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(Credit: Brain Power)

Technology is now dominating the education field and a new generation of children are growing up in classrooms and homes inundated by cool new gadgets or apps designed to help kids learn and grow. Many schools are turning to AI in an effort to help teachers educate a wide variety of students across the world, and a recent study found that by 2021, AI usage in education will rise by almost 50 percent.

Companies are also starting to use AI to help people born with an autism spectrum disorder, which now affects one out of 160 children worldwide and nearly double that in the US, according to the World Health Organization.

Brain Power is one of a number of organizations dedicated to harnessing the power of the latest technology to help those on the autism spectrum and figure out ways to make their lives easier. The company, led by founder and CEO Dr. Ned Sahin, says that they have spent years immersed in the autism community studying ways they can use AI to learn more about autism and help those struggling with it.

"Autism affects 3.5 million families in the US alone, and is a complex spectrum that no one fully understands yet. We understand that each person is unique. Yet we are committed to scientifically engineering practical tools that can help people in their daily tasks and life skills, and we have spoken to and worked with hundreds of people all along the spectrum, their families, and wide array of practitioners dedicated to improving their lives," they say on their website.

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Through their research, they found that some people on the autism spectrum struggle with social interactions, language skills, behavioral control and job training later in life. Using computerized glasses, their goal is to "empower children and adults all along the autism spectrum to teach themselves practical life skills, and assess their progress numerically."

Both children and adults wear a set of computerized glasses, which gives them visual and auditory feedback based on specific situations.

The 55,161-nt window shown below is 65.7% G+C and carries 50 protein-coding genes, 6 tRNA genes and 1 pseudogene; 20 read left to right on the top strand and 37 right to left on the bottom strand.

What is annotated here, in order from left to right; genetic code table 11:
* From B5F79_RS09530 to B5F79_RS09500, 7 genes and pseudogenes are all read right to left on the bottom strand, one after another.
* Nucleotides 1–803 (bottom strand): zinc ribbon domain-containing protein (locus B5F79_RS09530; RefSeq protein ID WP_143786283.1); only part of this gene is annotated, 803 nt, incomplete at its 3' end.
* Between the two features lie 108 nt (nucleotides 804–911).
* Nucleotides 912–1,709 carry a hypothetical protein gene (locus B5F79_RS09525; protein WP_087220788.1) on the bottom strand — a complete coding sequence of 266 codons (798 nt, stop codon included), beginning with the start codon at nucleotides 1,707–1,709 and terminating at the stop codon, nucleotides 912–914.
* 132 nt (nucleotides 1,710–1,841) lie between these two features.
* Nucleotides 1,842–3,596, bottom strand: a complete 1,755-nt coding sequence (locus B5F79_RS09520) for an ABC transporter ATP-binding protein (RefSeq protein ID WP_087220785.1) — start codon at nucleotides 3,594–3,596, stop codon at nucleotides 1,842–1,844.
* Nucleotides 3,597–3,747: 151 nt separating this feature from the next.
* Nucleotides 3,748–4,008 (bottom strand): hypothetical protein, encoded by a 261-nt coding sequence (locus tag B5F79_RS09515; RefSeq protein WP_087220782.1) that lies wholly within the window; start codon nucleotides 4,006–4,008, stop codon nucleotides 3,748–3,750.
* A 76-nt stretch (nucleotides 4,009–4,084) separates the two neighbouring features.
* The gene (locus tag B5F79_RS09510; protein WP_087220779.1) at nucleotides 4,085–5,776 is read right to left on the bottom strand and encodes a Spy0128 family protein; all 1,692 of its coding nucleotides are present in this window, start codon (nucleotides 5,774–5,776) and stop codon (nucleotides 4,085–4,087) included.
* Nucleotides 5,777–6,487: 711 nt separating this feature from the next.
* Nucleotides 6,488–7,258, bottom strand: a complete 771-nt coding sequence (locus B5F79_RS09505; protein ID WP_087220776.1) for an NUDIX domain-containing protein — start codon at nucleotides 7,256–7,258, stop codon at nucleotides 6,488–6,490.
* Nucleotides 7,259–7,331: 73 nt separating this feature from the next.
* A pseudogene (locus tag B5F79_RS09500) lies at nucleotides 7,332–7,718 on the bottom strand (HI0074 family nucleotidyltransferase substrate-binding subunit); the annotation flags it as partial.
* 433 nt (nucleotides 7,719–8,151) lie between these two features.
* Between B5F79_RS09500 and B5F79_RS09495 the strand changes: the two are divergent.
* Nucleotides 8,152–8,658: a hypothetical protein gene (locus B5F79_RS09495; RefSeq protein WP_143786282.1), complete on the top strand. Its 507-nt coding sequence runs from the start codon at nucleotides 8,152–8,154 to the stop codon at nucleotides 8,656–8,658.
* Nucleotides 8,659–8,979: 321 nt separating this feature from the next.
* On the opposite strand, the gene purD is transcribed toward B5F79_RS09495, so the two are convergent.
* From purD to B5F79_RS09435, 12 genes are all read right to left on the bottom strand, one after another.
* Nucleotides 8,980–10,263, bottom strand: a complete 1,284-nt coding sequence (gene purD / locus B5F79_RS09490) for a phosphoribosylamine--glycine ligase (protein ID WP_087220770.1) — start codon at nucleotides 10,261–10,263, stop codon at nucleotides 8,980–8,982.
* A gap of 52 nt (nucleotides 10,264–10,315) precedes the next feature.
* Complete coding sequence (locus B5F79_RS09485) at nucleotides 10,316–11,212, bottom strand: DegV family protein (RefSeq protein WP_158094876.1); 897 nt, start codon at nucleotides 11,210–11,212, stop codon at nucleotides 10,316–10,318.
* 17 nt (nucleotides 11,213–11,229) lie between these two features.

"For instance, digital coaching on facial expressions of emotions, when to look at people, feedback on the user's own state of stress or anxiety, and much more. Empower Me gives an augmented-reality experience, which our tests show autistic users love. Meanwhile, they get points and rewards for learning the social-emotional as well as cognitive skills they want," they wrote.

One of the games asks users to match an emoji signaling a certain emotion with a real face that is expressing one of those emotions. The Brain Power system studies the person's reactions and answers, allowing parents and teachers to help students while gaining a greater understanding of their learning patterns.

The glasses used for the tests connect to Brain Power's system, which uses AI to give teachers and parents feedback as well as instant insights into how the person is doing. The apps that they test kids and adults with are like games, and the information they get from it helps them improve their systems and gives parents a better understanding of how the person learns and interacts with others.

They have partnered with Google and Amazon to not only help those on the autism spectrum but also learn more about the condition and ways it can be addressed medically as well as socially.

"Never before could data be gathered at this level of detail, and now new kinds of questions can be answered. Our aim is to uncover data-driven subtypes of autism, and to customize the experience for each unique child and adult. By being part of the Brain Power family, you are also part of perhaps the world's biggest humanitarian study of autism and related conditions. You can benefit your community," they wrote.

"The emotional and social computations that the Brain Power' Empower Me system takes on are difficult for the adult human brain - let alone for a lightweight wearable computer (or any computer)! We employ the newest in artificial intelligence and patent-pending algorithms, to do much of the hard work for the user and make the assistive experience as seamless and as educational as possible."

The software works on any wearable computer system but they primarily use Google Glass to conduct tests. They employ a number of people on the autism spectrum and have spent years testing the system to make sure it is appropriate for kids and adults.

Brain Power is not the only organization working on this, with both Samsung and Google partnering with other organizations to push autism research efforts. But this year, Brain Power was added to the 2019 cohort of the World Economic Forum's Technology Pioneers.

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Takeaways

  1. Brain Power is working to help those on the autism spectrum by using Google Glass and other wearable technology to test and study those with the disorder.
  2. The company has partnered with tech giants to learn more about autism and help those struggling with it.

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Jonathan is a Contributing Writer for CNET's Download.com. He's a freelance journalist based in New York City. He recently returned to the United States after reporting from South Africa, Jordan, and Cambodia since 2013.